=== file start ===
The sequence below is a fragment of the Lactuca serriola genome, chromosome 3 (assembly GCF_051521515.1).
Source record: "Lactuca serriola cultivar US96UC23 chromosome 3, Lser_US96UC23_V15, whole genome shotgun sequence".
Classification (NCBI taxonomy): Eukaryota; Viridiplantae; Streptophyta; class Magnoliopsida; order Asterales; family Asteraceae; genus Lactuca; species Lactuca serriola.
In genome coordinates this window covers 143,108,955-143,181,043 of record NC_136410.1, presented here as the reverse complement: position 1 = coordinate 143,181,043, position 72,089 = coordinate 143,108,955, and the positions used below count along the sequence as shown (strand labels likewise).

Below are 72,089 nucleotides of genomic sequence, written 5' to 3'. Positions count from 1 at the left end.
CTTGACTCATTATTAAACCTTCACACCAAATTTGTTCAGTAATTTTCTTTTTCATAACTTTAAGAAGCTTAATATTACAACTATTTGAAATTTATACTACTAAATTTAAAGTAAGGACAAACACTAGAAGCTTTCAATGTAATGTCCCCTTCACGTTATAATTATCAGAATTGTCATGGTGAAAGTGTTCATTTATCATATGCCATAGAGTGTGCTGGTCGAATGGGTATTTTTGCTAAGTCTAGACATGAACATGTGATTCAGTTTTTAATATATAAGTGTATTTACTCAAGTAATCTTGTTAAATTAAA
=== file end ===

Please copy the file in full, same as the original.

The sequence below is a fragment of the Lactuca serriola genome, chromosome 3 (assembly GCF_051521515.1).
Source record: "Lactuca serriola cultivar US96UC23 chromosome 3, Lser_US96UC23_V15, whole genome shotgun sequence".
Classification (NCBI taxonomy): Eukaryota; Viridiplantae; Streptophyta; class Magnoliopsida; order Asterales; family Asteraceae; genus Lactuca; species Lactuca serriola.
In genome coordinates this window covers 143,108,955-143,181,043 of record NC_136410.1, presented here as the reverse complement: position 1 = coordinate 143,181,043, position 72,089 = coordinate 143,108,955, and the positions used below count along the sequence as shown (strand labels likewise).

Below are 72,089 nucleotides of genomic sequence, written 5' to 3'. Positions count from 1 at the left end.
CTTGACTCATTATTAAACCTTCACACCAAATTTGTTCAGTAATTTTCTTTTTCATAACTTTAAGAAGCTTAATATTACAACTATTTGAAATTTATACTACTAAATTTAAAGTAAGGACAAACACTAGAAGCTTTCAATGTAATGTCCCCTTCACGTTATAATTATCAGAATTGTCATGGTGAAAGTGTTCATTTATCATATGCCATAGAGTGTGCTGGTCGAATGGGTATTTTTGCTAAGTCTAGACATGAACATGTGATTCAGTTTTTAATATATAAGTGTATTTACTCAAGTAATCTTGTTAAATTAAA